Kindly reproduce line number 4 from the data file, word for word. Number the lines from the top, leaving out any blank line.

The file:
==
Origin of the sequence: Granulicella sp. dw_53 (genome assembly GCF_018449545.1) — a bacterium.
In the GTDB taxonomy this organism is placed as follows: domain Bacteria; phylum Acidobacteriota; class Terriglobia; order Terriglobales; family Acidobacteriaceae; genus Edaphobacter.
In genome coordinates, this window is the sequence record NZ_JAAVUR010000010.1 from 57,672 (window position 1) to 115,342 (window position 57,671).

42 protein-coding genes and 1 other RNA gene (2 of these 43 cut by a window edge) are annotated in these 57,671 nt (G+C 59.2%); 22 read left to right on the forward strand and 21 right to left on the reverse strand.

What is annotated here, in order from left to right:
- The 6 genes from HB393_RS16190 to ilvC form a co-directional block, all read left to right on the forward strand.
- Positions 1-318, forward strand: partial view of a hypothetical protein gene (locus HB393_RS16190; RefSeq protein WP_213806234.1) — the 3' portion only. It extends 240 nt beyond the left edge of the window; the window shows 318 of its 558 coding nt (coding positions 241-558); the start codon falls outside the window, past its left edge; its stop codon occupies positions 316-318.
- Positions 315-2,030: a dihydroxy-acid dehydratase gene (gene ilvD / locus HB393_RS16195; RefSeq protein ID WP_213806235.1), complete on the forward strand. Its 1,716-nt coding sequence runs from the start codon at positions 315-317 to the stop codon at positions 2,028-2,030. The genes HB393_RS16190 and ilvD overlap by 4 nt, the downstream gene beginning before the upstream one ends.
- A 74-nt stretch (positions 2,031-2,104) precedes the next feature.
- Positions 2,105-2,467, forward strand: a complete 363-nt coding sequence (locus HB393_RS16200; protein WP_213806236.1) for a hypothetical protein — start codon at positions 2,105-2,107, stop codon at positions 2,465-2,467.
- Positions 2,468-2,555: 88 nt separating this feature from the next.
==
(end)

42 protein-coding genes and 1 other RNA gene (2 of these 43 cut by a window edge) are annotated in these 57,671 nt (G+C 59.2%); 22 read left to right on the forward strand and 21 right to left on the reverse strand.